Justice League of America #1: A Great Start

The U.S. government puts together their own team of superheroes, and it's darkly compelling.

Andy Hunsakerby Andy Hunsaker

Finally, the much-ballyhooed Justice League of America #1 has hit the stands, and at least from the start, it's looking like it might be worth all the hype.

This is not to be confused with Justice League proper, so you know. Geoff Johns may be writing both titles, but the JLA is a different animal – in fact, it's a team designed by the United States government to act as the natural predator for the Justice League. There's a one-to-one ratio, with an ace in the hole, and that's very much as planned.

The bulk of this first issue is Amanda Waller and Steve Trevor discussing the membership and needs of this new venture. Waller has recently replaced Trevor as the government's liaison with the Justice League, and now she's putting him in charge of a superteam where he hasn't fallen in love with one of the members (that would be Wonder Woman). Trevor hates the whole plan, but apparently, the paranoia surrounding the relationship between Wonder Woman and Superman has people concerned about the potential ramifications of that – namely, if Superman comes around to Wonder Woman's way of thinking about changing the world instead of just preserving it (although Superman probably wouldn't agree with that assessment of his work). It's enough to get Trevor reluctantly on board, although that reluctance keeps growing once he gets the dossiers on his team members.

There's Hawkman, chosen as a counter to Aquaman, who apparently is not only an alien cop who kills people, he's a corrupt alien cop who lies about the identities of the criminals he's killing just so he can justify killing them. Now, I haven't been reading a lot of The Savage Hawkman, but I didn't quite get that vibe from what I have read. Then again, I'm pretty sure DC will let Johns trump anything that came from Rob Liefeld or anyone else who was writing that now-cancelled book.

There's Katana, whose swordsmanship is expected to rival Wonder Woman's for some reason. A killer who talks to her dead husband's soul in the sword that killed him. Maybe the magic of that blade will have something to counter the magic of Diana.

There's Vibe, whose funky other-dimensional vibration powers are seen as a way to take down the Flash. He's also an 18-year-old kid with no experience, spending his time stopping kids from stealing candy bars.

There's Stargirl, a superstar hero from Los Angeles who is treated like a pop star by the public, and who is set up as some sort of counter to Cyborg. She's got the cosmic staff, and it's implied that Starman may remain in continuity, as it's had a previous owner (and there was The Shade miniseries that referenced stuff, too). She's apparently also got some biological father issues that leave her open to blackmail.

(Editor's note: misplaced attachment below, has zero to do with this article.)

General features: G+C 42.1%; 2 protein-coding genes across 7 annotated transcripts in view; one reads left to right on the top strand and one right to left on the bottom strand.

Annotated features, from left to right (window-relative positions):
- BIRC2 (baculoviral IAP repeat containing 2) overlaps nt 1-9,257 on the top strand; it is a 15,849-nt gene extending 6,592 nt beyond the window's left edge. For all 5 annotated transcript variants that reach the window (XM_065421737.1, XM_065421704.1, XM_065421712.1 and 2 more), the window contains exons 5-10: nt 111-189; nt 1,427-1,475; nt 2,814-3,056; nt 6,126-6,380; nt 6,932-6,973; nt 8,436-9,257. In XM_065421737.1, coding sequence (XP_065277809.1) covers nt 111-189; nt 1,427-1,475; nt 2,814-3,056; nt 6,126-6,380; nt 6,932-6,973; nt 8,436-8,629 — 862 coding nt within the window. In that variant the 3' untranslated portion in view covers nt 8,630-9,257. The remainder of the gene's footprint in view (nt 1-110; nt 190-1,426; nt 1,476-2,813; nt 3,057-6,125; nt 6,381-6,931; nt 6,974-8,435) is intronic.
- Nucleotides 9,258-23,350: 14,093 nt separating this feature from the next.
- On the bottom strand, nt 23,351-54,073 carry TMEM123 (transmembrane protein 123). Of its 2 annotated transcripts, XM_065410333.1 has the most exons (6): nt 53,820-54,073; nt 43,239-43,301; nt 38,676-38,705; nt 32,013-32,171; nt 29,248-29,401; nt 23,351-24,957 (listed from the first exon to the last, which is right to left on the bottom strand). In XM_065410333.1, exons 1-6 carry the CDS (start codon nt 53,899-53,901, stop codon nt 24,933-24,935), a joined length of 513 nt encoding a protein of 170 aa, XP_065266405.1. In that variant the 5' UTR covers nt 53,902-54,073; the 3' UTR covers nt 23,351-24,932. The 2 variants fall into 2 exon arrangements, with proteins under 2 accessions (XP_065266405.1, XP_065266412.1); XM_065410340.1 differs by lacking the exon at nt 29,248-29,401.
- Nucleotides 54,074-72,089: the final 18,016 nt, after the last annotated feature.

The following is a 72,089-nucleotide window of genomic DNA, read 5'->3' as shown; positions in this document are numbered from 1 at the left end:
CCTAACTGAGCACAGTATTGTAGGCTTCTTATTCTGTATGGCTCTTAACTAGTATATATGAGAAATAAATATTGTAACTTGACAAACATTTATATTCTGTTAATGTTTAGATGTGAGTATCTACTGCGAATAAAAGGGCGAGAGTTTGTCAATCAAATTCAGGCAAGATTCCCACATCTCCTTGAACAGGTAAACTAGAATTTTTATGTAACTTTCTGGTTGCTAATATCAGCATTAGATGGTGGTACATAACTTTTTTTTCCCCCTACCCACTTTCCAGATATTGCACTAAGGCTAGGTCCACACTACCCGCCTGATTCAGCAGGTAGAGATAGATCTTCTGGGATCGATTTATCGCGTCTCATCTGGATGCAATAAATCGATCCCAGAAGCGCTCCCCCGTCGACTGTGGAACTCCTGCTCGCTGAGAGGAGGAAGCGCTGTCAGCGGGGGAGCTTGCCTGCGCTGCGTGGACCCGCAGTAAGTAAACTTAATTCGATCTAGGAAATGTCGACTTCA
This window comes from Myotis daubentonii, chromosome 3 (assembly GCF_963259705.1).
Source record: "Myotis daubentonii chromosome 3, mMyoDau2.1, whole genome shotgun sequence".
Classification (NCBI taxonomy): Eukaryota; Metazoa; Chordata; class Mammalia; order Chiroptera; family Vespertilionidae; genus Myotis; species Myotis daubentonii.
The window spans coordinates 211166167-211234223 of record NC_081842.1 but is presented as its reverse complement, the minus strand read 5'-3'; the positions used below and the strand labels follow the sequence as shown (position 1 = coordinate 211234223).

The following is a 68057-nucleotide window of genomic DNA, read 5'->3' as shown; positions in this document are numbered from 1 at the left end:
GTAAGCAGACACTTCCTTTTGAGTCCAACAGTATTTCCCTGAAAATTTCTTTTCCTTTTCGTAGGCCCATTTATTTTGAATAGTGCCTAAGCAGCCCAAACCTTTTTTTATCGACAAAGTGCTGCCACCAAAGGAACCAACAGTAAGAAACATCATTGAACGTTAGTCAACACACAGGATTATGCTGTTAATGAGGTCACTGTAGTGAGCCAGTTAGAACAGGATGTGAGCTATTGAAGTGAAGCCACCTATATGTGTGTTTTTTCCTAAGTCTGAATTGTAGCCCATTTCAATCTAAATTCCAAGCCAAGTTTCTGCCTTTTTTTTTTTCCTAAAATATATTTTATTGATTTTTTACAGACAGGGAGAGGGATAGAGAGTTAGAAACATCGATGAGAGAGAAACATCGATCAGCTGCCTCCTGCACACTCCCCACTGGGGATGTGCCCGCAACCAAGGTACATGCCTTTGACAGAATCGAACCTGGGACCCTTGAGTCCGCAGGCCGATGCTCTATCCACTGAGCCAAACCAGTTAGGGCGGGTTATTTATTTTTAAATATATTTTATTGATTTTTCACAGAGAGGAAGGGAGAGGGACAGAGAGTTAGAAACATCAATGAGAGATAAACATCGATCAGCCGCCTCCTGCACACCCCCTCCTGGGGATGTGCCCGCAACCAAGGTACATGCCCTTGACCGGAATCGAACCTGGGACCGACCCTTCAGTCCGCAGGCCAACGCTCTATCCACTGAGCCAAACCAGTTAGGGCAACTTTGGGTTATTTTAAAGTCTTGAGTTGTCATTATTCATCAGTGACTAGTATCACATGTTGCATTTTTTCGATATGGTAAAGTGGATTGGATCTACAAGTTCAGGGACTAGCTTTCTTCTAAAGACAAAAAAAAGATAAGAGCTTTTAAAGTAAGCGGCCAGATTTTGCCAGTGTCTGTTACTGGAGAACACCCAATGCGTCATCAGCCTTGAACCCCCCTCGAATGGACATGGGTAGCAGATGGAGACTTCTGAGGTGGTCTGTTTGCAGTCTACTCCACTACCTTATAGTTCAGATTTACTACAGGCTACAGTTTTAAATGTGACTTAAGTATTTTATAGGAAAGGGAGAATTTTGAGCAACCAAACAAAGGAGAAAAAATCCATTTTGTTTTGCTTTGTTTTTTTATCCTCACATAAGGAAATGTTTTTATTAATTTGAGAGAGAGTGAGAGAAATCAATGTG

The new Green Lantern Simon Baz is naturally seen as a weapon against Hal Jordan, although Baz has Jordan's ring at the momnt, and Jordan is dead and has quit the Justice League, but who knows how all that "Wrath of the First Lantern" business will shake out.

Green Arrow is chosen as the Batman contingency, but Trevor puts the kibosh on that (keeping Oliver Queen as his own secret operative), instead recruiting Catwoman to the cause – figuring that if there's any way to get to the Bat, it's through his groin.

Then there's Martian Manhunter is the counter for Superman, and this isn't the J'onn J'onzz you remember from the before-time, the long long ago. This is a guy with power enough to know when anyone anywhere is talking about him, the speed to show up and eavesdrop invisibly, and who accepts the job on the condition that if they cross him, he will erase the minds of everybody in the A.R.G.U.S. building.

The whole issue has this ominous vibe that's really brought home by David Finch's dark and brooding artwork, that Manhunter scene and the looming threat of the Secret Society. These aren't inspirational heroes, no matter how Waller is going to pitch them to the public. This is cold, calculated precision specifically countering the actual good guys. The folks on this squad may occasionally have their hearts in the right place, but they're going to be ruthlessly beholden to federal whims – and they have only Trevor to soften that ruthlessness.

The dialogue between Waller and Trevor has a lot of great back and forth, highlighting the differences and similarities between their approaches to their duties, and Johns manages to give the standard 'choose a roster for a superteam' issue a certain amount of life and vitality. He establishes that making a successful team out of these rookies and malcontents is a virtually impossible task, making us feel as though there's a ticking clock counting down to the inevitable implosion… and that the power levels involved here will make that event catastrophic. It's like we're rubbernecking at the train wreck of the future.

This is a very strong first issue for Justice League of America #1, even though there's virtually no action in it beyond the vignettes for each hero. I'm hooked, and I want to see how this plays out.